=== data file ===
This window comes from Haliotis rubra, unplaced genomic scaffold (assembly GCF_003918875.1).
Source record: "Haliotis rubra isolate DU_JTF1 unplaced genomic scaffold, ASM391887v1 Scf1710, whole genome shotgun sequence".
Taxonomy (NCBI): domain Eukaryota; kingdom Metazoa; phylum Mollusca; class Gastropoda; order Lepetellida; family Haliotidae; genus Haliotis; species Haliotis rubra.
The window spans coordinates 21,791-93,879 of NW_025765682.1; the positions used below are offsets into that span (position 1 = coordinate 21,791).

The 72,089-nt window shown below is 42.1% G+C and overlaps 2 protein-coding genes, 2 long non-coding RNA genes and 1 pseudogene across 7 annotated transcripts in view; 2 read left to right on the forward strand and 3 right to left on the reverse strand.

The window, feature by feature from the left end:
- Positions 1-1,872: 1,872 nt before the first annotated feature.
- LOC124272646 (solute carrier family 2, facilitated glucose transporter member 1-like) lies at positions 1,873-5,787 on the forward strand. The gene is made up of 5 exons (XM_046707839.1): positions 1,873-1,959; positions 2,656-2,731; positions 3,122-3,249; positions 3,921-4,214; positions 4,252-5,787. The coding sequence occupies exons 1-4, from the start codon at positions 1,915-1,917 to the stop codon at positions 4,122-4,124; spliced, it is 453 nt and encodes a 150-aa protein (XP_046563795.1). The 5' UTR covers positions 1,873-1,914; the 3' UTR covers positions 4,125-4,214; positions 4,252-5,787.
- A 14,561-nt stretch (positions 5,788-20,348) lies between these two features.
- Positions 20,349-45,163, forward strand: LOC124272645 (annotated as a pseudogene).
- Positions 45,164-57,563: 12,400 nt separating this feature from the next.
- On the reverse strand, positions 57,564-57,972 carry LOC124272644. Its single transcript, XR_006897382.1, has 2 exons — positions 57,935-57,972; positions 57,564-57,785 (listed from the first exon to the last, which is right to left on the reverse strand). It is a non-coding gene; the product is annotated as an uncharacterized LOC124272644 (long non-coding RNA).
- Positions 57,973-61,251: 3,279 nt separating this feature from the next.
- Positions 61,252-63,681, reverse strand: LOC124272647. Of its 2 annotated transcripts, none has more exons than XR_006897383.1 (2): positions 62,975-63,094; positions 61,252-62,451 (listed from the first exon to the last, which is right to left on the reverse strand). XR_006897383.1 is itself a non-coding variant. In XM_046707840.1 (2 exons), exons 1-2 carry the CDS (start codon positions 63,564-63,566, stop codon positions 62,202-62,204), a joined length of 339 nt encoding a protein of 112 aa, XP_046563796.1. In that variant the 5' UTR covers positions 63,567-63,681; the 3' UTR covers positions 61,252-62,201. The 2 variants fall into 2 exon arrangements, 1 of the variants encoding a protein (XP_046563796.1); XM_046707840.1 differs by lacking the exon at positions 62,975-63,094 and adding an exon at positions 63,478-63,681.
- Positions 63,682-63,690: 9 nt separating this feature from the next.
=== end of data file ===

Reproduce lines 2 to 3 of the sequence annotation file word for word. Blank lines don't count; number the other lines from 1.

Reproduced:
Source record: "Haliotis rubra isolate DU_JTF1 unplaced genomic scaffold, ASM391887v1 Scf1710, whole genome shotgun sequence".
Taxonomy (NCBI): domain Eukaryota; kingdom Metazoa; phylum Mollusca; class Gastropoda; order Lepetellida; family Haliotidae; genus Haliotis; species Haliotis rubra.